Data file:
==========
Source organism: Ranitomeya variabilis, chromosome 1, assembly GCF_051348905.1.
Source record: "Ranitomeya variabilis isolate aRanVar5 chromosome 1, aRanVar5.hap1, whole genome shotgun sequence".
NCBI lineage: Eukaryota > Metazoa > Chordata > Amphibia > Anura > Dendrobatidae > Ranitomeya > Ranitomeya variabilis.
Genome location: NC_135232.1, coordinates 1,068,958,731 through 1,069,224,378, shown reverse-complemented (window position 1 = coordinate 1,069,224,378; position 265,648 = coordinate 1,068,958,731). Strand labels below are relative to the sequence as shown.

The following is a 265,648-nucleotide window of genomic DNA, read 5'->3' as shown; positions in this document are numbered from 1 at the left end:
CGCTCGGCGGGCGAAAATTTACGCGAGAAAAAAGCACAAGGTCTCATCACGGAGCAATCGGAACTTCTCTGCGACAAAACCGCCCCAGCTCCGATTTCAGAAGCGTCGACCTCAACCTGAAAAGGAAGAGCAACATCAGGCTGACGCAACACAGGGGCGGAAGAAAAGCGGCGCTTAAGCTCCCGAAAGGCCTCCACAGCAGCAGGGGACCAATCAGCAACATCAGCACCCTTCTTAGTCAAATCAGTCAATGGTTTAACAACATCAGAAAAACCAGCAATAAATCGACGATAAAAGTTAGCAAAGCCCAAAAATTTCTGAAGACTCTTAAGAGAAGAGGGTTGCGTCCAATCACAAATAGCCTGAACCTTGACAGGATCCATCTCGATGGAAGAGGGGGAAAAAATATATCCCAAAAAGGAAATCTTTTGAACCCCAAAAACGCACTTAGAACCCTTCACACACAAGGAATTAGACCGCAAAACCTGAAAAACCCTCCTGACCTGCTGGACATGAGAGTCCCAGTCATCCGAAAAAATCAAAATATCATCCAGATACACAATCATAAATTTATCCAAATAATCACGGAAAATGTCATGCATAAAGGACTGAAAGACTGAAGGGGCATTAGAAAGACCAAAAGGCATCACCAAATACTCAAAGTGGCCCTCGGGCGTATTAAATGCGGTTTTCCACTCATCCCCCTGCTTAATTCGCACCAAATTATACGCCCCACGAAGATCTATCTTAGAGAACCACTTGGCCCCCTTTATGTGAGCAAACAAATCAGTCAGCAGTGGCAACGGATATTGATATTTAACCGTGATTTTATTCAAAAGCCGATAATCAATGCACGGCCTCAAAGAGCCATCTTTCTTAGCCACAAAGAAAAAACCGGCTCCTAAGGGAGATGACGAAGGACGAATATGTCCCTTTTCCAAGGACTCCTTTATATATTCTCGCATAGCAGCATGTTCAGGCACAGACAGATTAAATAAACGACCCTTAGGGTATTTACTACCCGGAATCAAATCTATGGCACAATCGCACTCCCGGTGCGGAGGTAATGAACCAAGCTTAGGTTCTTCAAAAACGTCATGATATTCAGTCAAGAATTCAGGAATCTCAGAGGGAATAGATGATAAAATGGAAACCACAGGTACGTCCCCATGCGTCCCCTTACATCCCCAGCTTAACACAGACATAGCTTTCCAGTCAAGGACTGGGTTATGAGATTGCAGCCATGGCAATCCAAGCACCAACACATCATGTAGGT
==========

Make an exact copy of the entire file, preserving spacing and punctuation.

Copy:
Source organism: Ranitomeya variabilis, chromosome 1, assembly GCF_051348905.1.
Source record: "Ranitomeya variabilis isolate aRanVar5 chromosome 1, aRanVar5.hap1, whole genome shotgun sequence".
NCBI lineage: Eukaryota > Metazoa > Chordata > Amphibia > Anura > Dendrobatidae > Ranitomeya > Ranitomeya variabilis.
Genome location: NC_135232.1, coordinates 1,068,958,731 through 1,069,224,378, shown reverse-complemented (window position 1 = coordinate 1,069,224,378; position 265,648 = coordinate 1,068,958,731). Strand labels below are relative to the sequence as shown.

The following is a 265,648-nucleotide window of genomic DNA, read 5'->3' as shown; positions in this document are numbered from 1 at the left end:
CGCTCGGCGGGCGAAAATTTACGCGAGAAAAAAGCACAAGGTCTCATCACGGAGCAATCGGAACTTCTCTGCGACAAAACCGCCCCAGCTCCGATTTCAGAAGCGTCGACCTCAACCTGAAAAGGAAGAGCAACATCAGGCTGACGCAACACAGGGGCGGAAGAAAAGCGGCGCTTAAGCTCCCGAAAGGCCTCCACAGCAGCAGGGGACCAATCAGCAACATCAGCACCCTTCTTAGTCAAATCAGTCAATGGTTTAACAACATCAGAAAAACCAGCAATAAATCGACGATAAAAGTTAGCAAAGCCCAAAAATTTCTGAAGACTCTTAAGAGAAGAGGGTTGCGTCCAATCACAAATAGCCTGAACCTTGACAGGATCCATCTCGATGGAAGAGGGGGAAAAAATATATCCCAAAAAGGAAATCTTTTGAACCCCAAAAACGCACTTAGAACCCTTCACACACAAGGAATTAGACCGCAAAACCTGAAAAACCCTCCTGACCTGCTGGACATGAGAGTCCCAGTCATCCGAAAAAATCAAAATATCATCCAGATACACAATCATAAATTTATCCAAATAATCACGGAAAATGTCATGCATAAAGGACTGAAAGACTGAAGGGGCATTAGAAAGACCAAAAGGCATCACCAAATACTCAAAGTGGCCCTCGGGCGTATTAAATGCGGTTTTCCACTCATCCCCCTGCTTAATTCGCACCAAATTATACGCCCCACGAAGATCTATCTTAGAGAACCACTTGGCCCCCTTTATGTGAGCAAACAAATCAGTCAGCAGTGGCAACGGATATTGATATTTAACCGTGATTTTATTCAAAAGCCGATAATCAATGCACGGCCTCAAAGAGCCATCTTTCTTAGCCACAAAGAAAAAACCGGCTCCTAAGGGAGATGACGAAGGACGAATATGTCCCTTTTCCAAGGACTCCTTTATATATTCTCGCATAGCAGCATGTTCAGGCACAGACAGATTAAATAAACGACCCTTAGGGTATTTACTACCCGGAATCAAATCTATGGCACAATCGCACTCCCGGTGCGGAGGTAATGAACCAAGCTTAGGTTCTTCAAAAACGTCATGATATTCAGTCAAGAATTCAGGAATCTCAGAGGGAATAGATGATAAAATGGAAACCACAGGTACGTCCCCATGCGTCCCCTTACATCCCCAGCTTAACACAGACATAGCTTTCCAGTCAAGGACTGGGTTATGAGATTGCAGCCATGGCAATCCAAGCACCAACACATCATGTAGGT